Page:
JIS News

The Government and Bouygues Travaux Publics/Trans Jamaica Highway, have agreed that it will take some US$27 million, to deal with the problem of unstable soils that have been identified in the construction of the Mount Rosser bypass.
This sum is subject to approvals, Minister of Transport and Works, Michael Henry noted, in making the disclosure in the House of Representatives, yesterday (Oct. 14).
He explained that colluviums and talluviums, which are typically formed from hillside creep, landslides and debris flows, and highly fractured, faulted and folded limestone, with some former voids infilled with clays, have been found.
“Adjustments in the cut slopes will be required in order to remove these weak materials and flatten the slopes. The adjustment of slopes as proposed by the experts, principally in the weak colluviums, will require increased cuts and fills in selected areas along the alignment, totalling some 35 per cent (1.7 million cubic metres) more of cuts than was originally envisaged,” the Transport Minister outlined in his statement.
Mr. Henry also noted that the US$27 million takes into account additional earthworks; additional blasting; drainage impacts; extensions of time; design costs and transfer of geotechnical risk.
In addition, the Minister said that the settlement sum includes the transfer of the risk associated with any future discovery of unstable soils to the developer/ contractor in keeping with the original concession agreement.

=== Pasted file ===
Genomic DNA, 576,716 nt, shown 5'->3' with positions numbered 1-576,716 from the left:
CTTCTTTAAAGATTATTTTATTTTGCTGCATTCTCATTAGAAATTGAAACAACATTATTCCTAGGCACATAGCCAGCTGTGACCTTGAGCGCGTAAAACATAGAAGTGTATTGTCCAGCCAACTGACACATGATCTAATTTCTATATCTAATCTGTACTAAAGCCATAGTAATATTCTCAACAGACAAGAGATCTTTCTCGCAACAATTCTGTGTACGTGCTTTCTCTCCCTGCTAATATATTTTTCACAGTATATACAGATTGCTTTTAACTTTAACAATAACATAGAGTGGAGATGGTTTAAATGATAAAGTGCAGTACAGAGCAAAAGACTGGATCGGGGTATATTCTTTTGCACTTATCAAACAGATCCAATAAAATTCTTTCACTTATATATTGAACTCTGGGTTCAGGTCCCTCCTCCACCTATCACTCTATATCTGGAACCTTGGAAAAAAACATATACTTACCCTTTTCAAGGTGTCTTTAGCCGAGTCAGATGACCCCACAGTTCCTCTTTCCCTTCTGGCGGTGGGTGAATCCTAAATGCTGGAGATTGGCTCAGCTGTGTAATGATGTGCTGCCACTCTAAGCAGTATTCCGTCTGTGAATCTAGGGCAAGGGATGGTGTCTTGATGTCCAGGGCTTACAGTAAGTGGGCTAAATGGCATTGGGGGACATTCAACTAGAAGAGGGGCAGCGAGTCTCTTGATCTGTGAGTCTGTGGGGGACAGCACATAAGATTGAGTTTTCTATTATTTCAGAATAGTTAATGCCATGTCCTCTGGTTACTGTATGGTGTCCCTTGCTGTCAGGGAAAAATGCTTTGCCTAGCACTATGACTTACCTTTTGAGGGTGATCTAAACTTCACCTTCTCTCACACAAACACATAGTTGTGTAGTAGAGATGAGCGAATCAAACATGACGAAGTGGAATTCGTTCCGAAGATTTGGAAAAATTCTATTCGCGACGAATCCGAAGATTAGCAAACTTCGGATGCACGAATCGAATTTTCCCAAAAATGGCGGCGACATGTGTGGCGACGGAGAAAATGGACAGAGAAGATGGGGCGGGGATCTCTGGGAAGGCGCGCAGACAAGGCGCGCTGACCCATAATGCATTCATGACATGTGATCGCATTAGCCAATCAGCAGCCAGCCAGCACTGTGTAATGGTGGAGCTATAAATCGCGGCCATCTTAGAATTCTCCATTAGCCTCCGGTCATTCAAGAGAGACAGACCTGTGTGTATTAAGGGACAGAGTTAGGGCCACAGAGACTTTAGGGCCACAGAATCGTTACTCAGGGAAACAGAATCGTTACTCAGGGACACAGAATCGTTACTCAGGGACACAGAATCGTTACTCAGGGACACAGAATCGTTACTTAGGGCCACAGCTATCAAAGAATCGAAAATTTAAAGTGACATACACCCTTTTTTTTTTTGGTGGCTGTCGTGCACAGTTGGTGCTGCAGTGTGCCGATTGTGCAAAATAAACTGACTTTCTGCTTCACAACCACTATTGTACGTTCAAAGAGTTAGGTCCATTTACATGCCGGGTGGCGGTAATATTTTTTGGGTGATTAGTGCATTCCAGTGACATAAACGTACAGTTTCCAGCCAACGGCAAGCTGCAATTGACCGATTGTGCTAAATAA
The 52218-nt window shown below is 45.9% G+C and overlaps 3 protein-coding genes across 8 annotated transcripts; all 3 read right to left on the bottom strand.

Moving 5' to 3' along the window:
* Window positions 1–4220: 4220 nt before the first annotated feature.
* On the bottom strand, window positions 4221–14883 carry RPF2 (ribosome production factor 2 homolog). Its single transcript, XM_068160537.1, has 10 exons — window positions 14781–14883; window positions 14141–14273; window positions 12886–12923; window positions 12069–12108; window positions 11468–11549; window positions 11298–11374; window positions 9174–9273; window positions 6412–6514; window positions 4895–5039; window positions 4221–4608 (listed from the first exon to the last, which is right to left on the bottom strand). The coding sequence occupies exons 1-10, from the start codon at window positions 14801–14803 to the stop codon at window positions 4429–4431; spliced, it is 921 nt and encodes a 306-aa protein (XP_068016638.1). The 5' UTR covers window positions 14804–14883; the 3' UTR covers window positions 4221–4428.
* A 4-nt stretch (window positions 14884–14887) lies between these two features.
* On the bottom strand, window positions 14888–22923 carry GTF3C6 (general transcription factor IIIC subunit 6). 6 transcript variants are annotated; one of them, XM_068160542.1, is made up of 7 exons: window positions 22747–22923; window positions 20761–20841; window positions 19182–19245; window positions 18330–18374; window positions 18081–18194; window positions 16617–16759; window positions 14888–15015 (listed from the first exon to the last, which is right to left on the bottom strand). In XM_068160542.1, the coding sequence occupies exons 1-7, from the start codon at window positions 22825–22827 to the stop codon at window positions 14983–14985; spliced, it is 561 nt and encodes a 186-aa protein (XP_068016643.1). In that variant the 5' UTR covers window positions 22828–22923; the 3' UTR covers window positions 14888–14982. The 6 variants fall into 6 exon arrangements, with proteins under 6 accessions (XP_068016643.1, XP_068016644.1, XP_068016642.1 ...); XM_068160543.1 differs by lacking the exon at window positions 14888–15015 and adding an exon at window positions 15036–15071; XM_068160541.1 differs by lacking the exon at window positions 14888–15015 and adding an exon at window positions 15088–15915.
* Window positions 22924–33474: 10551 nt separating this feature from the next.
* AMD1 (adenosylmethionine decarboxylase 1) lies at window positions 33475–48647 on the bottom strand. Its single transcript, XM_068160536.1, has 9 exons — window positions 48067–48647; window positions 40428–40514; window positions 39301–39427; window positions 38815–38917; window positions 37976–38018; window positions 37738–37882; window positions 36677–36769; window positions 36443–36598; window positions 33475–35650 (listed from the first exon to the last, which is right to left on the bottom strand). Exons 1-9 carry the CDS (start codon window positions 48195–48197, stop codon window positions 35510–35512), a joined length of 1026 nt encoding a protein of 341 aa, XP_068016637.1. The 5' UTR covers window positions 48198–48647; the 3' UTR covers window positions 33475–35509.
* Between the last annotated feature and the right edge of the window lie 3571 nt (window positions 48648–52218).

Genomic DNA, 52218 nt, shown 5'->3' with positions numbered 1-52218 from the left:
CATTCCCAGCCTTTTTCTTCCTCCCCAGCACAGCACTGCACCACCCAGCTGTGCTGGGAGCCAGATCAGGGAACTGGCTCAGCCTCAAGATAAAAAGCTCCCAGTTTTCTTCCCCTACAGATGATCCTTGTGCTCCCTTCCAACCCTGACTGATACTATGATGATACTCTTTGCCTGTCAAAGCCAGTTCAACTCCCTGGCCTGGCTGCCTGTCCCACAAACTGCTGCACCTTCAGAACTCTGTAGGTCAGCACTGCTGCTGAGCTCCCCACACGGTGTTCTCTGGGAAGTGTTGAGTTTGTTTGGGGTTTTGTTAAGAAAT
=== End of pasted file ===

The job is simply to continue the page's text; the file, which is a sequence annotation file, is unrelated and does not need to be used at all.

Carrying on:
“It should be noted that the majority of the cost relate to additional work required and very likely could have been required even if these issues had been identified earlier,” Mr. Henry said.
He also informed that given that the project is expected to utilise in excess of 30 million litres of oil-based products, such as diesel, bitumen and MC 70, oil price increases will also impact the project significantly.
“In order to mitigate the future impact of fuel increases, Bouygues Travaux Publics/Trans Jamaica Highway and the National Road Operating and Constructing Company, have been in discussions with overseas banks, to hedge the costs of fuels at a fixed price over the remaining life of the contract. This we anticipate will serve to mitigate future increases and the impact on the project,” Mr. Henry said.
The Transport Minister also stated that in order to review the overall North- South Alignment and identify the costs and priorities of the next phases, and ensure that “we are getting the best value for money,” a workshop was convened over the period September 30 to October 2, 2008.
“It is anticipated that the results of the workshop will be presented to me by the end of October at which time these issues will be considered further,” Mr. Henry said.
The Mount Rosser Bypass project, which is a part of the North-South link of Highway 2000, was originally scheduled to cost US$108.5 million and be completed by January 2010, but this has been revised to US$135.5 million and a completion date of January 2011.